Private and public media systems
Today’s media has infiltrated into many aspects of society. It acts as a powerful tool in shaping public opinion and belief. From the latest breaking news to the latest political scandal, the media presents the public with information and reports around the clock. The means by which this information is presented, and by whom, largely differs from state to state. However, in order for a state to have an effective media system, it must be composed of multiple sources. This assertion holds particularly true for a democratic state.
Because freedom of speech and diversity of opinion are democratic ideals, numerous media sources are required to ensure this. Therefore, in order for a state to be genuinely free, its mass media system must be composed of both private and public corporations in order to generate a plurality of ideas and opinion. Private and public media systems differ considerably from one another. The largest difference exists amongst their means of ownership. Private media sources are owned by large corporations.
These media sources are profit oriented and are primarily accountable to their shareholders. They are largely free from government censorship and control. They receive no government funding and rely heavily on advertisers for their income. 1 All media sources in the United States of America are privately owned. For example, General Electric, the countries tenth largest corporation owns one of America’s leading media sources, the National Broadcasting Company (NBC). 2 Public media sources are owned and operated by a government.
The state provides the funding and resources necessary to run the company. The British Broadcasting Corporation is a prime example of a public media source. It receives its funding from the Crown and is ultimately accountable to the British Parliament. 3 Nevertheless, various and effective measures have been put in place to avoid government censorship. Conversely, public media in China is highly regulated by the government and is largely used to espouse government propaganda. Its daily operation relies heavily on instructions and guidelines given from the state. Unlike the BBC, China’s public media is limited in terms of what it can and cannot report. As the aforementioned has stated, a state needs a public media system in order to protect democratic ideals. However, the public media system that is run in China is not sufficient in undertaking this job. Rather, a country needs a media system that is operated similar to the BBC. The reason for this stems primarily from the BBC’s independence from the government. The BBC operates as a separate entity that is largely removed from state control.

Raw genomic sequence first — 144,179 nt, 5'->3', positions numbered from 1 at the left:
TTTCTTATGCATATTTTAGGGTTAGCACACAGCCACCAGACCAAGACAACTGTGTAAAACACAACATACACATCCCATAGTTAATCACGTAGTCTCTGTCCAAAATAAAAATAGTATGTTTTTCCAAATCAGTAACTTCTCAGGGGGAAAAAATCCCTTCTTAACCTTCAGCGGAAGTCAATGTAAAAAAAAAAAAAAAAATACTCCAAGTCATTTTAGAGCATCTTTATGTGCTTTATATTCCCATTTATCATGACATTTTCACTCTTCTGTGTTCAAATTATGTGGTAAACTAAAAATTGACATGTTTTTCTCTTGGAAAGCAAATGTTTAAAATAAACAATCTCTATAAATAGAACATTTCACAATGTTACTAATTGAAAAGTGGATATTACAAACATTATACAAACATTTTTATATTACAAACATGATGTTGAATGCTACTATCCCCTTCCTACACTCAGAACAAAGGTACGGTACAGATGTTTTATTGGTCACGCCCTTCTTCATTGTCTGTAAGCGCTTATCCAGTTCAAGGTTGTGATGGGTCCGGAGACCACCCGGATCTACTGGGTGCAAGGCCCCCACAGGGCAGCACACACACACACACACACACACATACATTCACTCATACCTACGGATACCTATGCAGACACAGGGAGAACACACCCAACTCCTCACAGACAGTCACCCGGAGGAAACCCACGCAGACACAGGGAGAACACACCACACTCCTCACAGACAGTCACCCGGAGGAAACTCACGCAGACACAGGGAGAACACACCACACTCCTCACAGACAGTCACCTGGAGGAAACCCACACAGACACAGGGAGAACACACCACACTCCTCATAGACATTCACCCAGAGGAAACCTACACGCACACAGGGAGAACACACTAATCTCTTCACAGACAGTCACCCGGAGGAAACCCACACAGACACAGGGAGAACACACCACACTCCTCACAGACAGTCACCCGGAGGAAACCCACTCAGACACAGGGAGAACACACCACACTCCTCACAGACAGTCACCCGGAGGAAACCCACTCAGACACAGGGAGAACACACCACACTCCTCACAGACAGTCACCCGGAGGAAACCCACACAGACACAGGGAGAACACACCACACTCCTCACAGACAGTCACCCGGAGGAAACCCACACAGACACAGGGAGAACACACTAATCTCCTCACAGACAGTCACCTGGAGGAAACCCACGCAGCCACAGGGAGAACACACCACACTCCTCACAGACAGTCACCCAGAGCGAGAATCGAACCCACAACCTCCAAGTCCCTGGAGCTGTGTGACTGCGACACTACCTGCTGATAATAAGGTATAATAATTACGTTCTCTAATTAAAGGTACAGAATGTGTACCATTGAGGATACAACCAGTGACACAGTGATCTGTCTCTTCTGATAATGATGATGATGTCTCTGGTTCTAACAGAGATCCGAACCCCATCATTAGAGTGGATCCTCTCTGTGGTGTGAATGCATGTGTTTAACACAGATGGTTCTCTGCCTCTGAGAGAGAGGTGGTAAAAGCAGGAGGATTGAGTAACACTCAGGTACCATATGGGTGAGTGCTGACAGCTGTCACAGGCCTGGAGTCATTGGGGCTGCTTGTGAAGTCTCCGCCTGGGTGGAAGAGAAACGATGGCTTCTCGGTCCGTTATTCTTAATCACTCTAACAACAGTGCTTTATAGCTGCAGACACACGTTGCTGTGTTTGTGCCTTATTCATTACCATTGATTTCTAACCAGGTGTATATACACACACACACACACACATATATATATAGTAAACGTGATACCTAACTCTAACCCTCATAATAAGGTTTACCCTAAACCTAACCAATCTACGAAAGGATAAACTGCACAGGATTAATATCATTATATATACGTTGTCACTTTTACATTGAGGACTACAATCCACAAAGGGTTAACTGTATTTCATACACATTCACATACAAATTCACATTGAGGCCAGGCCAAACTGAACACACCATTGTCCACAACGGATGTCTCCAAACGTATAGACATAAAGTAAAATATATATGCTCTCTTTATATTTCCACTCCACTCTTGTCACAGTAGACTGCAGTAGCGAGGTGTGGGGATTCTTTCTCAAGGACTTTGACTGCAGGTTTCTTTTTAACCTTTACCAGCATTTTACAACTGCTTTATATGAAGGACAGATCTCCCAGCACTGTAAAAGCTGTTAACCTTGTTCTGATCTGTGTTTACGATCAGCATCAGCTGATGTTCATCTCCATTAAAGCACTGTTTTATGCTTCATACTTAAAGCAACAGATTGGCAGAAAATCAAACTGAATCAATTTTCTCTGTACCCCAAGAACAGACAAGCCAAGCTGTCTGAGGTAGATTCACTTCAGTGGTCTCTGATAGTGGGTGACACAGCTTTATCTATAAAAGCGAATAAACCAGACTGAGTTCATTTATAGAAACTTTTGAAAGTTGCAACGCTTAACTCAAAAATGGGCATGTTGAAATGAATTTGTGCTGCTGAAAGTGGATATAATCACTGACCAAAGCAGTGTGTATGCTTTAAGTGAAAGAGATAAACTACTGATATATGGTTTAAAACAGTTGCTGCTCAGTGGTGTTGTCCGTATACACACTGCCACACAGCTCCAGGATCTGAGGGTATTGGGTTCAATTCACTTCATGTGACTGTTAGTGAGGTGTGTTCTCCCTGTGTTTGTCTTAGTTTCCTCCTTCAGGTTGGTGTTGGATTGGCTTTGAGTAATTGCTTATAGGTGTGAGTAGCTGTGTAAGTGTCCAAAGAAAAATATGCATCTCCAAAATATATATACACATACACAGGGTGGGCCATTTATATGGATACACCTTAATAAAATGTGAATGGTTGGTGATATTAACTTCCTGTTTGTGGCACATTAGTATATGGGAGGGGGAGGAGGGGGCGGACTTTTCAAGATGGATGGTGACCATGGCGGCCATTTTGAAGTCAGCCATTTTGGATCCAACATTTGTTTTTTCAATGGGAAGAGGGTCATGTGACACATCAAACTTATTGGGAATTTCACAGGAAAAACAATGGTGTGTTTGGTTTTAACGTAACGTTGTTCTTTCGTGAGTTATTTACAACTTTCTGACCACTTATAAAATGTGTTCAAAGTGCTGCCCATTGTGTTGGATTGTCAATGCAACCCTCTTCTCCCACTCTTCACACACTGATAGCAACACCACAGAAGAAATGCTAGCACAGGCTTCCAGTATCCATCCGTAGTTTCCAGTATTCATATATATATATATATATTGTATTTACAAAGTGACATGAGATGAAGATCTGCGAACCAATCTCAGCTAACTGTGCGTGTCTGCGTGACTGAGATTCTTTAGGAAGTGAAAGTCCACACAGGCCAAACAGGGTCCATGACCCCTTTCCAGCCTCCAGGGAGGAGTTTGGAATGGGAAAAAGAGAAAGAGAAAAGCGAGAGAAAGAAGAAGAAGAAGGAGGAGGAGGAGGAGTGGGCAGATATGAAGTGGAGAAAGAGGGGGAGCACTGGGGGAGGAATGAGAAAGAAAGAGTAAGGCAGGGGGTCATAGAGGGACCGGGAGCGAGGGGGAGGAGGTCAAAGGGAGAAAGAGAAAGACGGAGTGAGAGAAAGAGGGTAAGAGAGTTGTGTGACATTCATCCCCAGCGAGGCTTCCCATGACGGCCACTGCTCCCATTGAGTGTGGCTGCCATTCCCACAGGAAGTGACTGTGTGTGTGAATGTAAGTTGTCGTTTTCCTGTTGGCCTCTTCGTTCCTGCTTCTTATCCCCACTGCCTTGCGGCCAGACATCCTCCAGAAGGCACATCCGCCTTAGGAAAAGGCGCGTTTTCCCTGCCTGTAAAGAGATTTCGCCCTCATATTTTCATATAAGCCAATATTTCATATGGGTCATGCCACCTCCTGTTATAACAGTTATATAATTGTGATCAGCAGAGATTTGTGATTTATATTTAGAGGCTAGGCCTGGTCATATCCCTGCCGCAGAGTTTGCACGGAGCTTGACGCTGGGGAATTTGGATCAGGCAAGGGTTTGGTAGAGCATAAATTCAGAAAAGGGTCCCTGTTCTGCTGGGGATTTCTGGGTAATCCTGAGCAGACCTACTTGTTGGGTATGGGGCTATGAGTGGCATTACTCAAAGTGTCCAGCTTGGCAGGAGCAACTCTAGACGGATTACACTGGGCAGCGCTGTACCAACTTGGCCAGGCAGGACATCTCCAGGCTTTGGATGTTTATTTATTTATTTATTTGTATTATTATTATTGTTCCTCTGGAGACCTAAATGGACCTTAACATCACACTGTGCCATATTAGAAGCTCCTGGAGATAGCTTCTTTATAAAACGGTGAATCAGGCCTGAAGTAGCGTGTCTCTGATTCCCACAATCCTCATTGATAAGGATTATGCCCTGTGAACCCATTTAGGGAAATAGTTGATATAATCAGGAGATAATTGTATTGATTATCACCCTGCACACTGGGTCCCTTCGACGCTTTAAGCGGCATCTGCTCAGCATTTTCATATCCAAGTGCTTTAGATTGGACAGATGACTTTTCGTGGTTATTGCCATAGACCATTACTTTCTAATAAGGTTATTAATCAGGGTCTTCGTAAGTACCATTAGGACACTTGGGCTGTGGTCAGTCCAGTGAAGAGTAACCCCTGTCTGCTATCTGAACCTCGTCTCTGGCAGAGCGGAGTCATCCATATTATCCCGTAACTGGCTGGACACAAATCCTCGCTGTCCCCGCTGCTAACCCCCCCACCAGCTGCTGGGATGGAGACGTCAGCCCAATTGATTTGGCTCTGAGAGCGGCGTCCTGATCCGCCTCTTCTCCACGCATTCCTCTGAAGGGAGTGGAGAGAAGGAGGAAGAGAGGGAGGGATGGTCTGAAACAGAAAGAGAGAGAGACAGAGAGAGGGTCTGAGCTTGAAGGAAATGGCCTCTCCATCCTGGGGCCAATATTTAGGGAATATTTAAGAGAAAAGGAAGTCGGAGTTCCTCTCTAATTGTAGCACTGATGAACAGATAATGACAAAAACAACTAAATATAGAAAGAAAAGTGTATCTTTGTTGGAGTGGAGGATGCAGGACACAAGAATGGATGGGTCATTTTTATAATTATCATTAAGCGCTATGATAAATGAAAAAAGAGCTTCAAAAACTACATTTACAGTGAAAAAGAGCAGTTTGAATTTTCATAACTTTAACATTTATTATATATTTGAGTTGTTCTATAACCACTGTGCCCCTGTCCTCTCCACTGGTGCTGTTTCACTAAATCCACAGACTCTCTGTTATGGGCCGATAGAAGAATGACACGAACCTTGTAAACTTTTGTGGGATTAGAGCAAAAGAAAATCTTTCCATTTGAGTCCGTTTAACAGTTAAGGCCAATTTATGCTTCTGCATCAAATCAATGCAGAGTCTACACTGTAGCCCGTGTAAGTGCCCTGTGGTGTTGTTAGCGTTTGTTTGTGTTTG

The Ullswater Committee (appointed by Parliament to consider the future of the BBC) outlined the relationship that should exist between the BBC and the Government in 1933. The policy was affirmed when the House of Commons resolved that: This House, being satisfied that the British Broadcasting Corporation maintains in general a high standard of service, is of opinion that it would be contrary to the public interest to subject the Corporation to any Government Control… that controversial matter in rightly not excluded from broadcast rogrammes, but that the governors should ensure the effective expression of all important opinion relating thereto. 5 The infrastructure of the BBC makes it possible for it to operate separate from the government. Leading the BBC are its twelve governors. The Queen on advice from Cabinet Ministers appoints them. They have the vital responsibility of defending the BBC from political and commercial pressures. They act as trustees of the public interest safeguard the corporation’s independence. These duties that they must uphold are entrenched in the BBC’s charter.
The Director General is directly below the Governors. He/she acts as the BBC’s chief executive and editor-in-chief. Underneath the Director General are the sixteen Division Directors. They are each responsible for one of the BBC’s sixteen factions. These Division Directors, alongside the Director General, form the executive committee. 6 The Governors appoint the Director General, while the Director General appoints the Division Directors. Both the Governors and the Director General have the power to appoint individuals without consulting the government. 7
The way in which the BBC functions allows it a great degree of government independence. Individuals separate from the Parliament run the corporation. They are largely detached from government influence. As well, both Houses have passed legislation that limits their involvement with the corporation. This helps to ensure that media material is free from government propaganda and control. The BBC’s framework permits it to report what it feels is relevant without being checked by the government. On the contrary, the Chinese government heavily regulates its public media system, the Xinhua News Agency.